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Brand new research for brand new food environments

What we eat and the way we prepare our foods is constantly evolving. Over the past few years, you may have discovered some new foods in your grocery store, like new frozen desserts. Or, you may have started using new cooking tools, like an air fryer, to cook your kids’ favourite chicken fingers.

While those new foods may be tasty and those new cooking methods may have certain advantages, did you ever stop and think about Salmonella? Probably not, but don’t fret! Someone else (or rather a whole team) has done it for you.

Dr. Tamber, Head of the Salmonella Research Laboratory at Health Canada’s Food Directorate, in the Bureau of Microbial Hazards, and her team are leading research to help reduce the risks of Salmonella caused by our ever-changing food environment (e.g., new types of foods, thawing or cooking methods).

It’s what Dr. Tamber calls addressing gaps in food safety research, and it’s what everybody else calls cutting-edge work.

So what about Salmonella?

In Canada, food-related illnesses linked to Salmonella are responsible for an estimated 925 hospitalizations and 17 deaths each year.

Salmonella is extremely common. As put by Dr. Tamber, “Salmonella is the most frequently reported bacterial cause of food-related diseases in Canada. This bacteria is what I call a quintessential pathogen. You can find it in a variety of foods, such as meat, processed foods, eggs, peanut butter and even frozen desserts.”

Salmonella and sweets, not a good combo!

While it’s common to think that Salmonella can only be found in meats or poultry, the 2019 outbreak related to cream puffs and mini chocolate eclairs proved that belief to be wrong.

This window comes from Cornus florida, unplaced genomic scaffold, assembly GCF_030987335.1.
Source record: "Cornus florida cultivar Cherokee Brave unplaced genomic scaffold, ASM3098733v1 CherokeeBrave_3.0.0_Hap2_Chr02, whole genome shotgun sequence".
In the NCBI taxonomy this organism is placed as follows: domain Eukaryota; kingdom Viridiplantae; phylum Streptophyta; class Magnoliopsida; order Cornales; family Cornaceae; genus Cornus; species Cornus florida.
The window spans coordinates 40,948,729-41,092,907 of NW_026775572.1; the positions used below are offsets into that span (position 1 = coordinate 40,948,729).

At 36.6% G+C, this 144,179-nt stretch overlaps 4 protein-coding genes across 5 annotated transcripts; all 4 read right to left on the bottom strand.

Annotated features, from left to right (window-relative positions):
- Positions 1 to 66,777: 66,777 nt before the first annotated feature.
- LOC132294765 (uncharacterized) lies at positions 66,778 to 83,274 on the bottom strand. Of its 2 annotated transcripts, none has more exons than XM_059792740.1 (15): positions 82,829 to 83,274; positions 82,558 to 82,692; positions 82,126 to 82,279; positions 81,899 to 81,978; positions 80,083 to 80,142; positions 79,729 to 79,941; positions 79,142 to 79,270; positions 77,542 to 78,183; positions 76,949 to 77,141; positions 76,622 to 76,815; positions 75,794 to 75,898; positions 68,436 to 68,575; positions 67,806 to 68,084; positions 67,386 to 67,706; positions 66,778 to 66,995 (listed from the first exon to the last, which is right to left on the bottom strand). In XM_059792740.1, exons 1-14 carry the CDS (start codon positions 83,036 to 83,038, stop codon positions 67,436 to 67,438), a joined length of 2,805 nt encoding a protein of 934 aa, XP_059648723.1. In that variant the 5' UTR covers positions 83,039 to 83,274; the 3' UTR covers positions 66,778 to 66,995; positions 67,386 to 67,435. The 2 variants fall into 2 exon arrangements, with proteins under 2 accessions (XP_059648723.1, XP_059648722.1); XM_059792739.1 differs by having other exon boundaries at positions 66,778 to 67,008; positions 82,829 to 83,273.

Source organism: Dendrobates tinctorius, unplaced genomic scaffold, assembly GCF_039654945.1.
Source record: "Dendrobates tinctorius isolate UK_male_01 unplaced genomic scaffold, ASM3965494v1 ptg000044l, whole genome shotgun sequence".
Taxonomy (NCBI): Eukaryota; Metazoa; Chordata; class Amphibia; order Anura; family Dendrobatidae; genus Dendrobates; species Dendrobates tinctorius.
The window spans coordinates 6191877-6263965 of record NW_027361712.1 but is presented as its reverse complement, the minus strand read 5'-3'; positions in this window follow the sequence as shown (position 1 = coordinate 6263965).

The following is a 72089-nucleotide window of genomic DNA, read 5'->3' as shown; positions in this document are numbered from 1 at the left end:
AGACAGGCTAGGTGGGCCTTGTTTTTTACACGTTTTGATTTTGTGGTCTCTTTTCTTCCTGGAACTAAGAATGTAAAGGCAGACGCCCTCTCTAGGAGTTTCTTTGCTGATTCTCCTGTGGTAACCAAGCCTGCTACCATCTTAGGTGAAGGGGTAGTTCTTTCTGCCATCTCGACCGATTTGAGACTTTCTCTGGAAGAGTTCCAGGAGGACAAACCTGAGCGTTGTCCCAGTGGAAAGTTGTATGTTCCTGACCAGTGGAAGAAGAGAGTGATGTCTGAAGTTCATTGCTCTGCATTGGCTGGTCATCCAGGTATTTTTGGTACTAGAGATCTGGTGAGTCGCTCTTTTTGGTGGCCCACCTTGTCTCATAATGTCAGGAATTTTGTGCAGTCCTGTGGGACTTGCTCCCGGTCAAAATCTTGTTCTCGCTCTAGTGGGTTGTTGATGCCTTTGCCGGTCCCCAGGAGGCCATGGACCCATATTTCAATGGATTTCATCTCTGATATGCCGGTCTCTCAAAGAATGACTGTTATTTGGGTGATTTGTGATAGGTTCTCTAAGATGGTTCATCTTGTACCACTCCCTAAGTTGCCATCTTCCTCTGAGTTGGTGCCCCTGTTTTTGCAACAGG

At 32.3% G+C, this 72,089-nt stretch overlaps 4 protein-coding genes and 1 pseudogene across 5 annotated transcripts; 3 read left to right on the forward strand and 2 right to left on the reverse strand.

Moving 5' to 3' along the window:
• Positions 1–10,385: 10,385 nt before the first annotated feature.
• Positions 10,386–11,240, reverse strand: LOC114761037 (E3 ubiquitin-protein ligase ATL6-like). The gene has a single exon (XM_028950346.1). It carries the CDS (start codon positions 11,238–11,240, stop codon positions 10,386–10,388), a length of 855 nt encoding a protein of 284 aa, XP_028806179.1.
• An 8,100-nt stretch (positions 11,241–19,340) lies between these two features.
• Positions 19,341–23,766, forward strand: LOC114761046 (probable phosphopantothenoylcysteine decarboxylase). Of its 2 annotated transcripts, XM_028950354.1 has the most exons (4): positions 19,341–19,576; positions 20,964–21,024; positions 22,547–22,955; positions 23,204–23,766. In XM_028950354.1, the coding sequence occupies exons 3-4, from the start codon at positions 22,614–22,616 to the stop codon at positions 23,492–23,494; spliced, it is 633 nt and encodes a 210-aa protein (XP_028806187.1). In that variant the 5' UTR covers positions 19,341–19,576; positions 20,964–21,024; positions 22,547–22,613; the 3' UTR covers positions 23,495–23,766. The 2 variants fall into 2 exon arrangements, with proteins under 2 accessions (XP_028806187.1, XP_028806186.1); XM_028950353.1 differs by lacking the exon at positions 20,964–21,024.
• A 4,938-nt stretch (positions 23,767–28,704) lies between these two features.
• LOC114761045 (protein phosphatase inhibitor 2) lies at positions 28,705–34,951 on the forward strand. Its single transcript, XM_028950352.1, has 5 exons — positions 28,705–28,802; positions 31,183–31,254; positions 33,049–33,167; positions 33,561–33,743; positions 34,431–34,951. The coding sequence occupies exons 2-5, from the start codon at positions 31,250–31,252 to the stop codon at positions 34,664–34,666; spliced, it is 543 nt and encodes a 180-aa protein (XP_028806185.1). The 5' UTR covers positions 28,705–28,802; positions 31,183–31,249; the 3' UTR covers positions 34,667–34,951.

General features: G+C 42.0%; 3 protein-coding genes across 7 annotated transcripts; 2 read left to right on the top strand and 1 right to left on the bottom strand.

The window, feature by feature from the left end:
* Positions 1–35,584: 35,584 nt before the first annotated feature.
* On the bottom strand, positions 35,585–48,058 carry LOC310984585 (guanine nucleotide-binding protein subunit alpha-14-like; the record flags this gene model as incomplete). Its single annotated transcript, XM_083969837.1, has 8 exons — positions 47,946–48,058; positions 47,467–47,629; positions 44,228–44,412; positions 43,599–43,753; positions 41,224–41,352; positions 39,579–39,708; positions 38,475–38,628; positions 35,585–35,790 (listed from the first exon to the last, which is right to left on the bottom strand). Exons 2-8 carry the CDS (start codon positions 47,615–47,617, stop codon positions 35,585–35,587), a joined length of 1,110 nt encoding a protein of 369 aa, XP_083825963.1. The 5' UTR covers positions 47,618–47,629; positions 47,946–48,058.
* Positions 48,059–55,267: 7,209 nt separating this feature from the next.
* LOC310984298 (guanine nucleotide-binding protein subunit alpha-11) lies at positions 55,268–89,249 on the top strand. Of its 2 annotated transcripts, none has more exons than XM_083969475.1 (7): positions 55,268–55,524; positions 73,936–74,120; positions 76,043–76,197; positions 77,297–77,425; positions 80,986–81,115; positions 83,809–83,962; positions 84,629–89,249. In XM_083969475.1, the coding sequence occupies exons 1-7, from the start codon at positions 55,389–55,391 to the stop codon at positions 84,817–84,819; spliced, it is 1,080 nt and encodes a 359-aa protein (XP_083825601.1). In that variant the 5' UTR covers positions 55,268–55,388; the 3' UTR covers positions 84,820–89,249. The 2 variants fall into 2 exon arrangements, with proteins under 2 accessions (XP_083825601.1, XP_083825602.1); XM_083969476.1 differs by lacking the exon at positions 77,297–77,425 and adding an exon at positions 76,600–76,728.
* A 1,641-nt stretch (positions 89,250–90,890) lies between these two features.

Once the outbreak was over, Dr. Tamber and her team set out to examine how these foods could have caused an outbreak. “When we received the samples from the CFIA we were a bit stumped. We knew these specific samples contained Salmonella, but only at low levels. Yet, these foods were still making Canadians sick. We needed more information, but at the time, there was no research into how these types of foods could make people sick. That’s when we decided to create our own.”

Although they didn’t have much to go on, Dr. Tamber and her team did have a hunch. As any good scientists would, they decided to test the validity of that hunch by looking at different food storage and thawing conditions and how these factors could affect the levels of Salmonella in food.

And those efforts bore fruit. Dr. Tamber and her team found that if certain foods, like frozen desserts, were left out to thaw for too long it would create an ideal environment for Salmonella to grow. Their one-of-a-kind research paper was recently submitted to the journal Food Microbiology. If accepted, it will pave the way for a pioneering type of Salmonella research.

Safe internal temperatures

In addition to studying how bacteria can survive on food surfaces, Dr. Tamber and her team also study the link between Salmonella and new cooking methods.

Recently, they investigated the effectiveness of air fryers to cook frozen breaded products, such as chicken fingers. While cooking foods until they look like they are cooked might seem like a good idea, it really isn’t. You can’t tell if chicken is cooked by how it smells, tastes or looks. And because certain appliances can cook foods unevenly, studying how appliances cook foods is actually quite crucial.

“Often times, there are no specific cooking instructions for these foods, other than the conventional oven method. We test these new cooking methods with a variety of appliances to make sure Canadians are protected and aren’t taking any unnecessary risks in the kitchen.ˮ

Fortunately, her team’s research found that air fryers, if used properly, were effective at cooking these types of food products.

It’s good to know that somebody’s checking, right?

We get it, you don’t want to give up your air fryer, and we don’t want you to either. But it’s important to know the safe cooking temperatures when you’re cooking meat or poultry. To keep you and your family safe, you should also know the food safety basics regardless of what food you’re preparing, cooking, thawing or eating. To prevent food-related illnesses, like Salmonella, always remember to properly: clean, separate, cook and chill.

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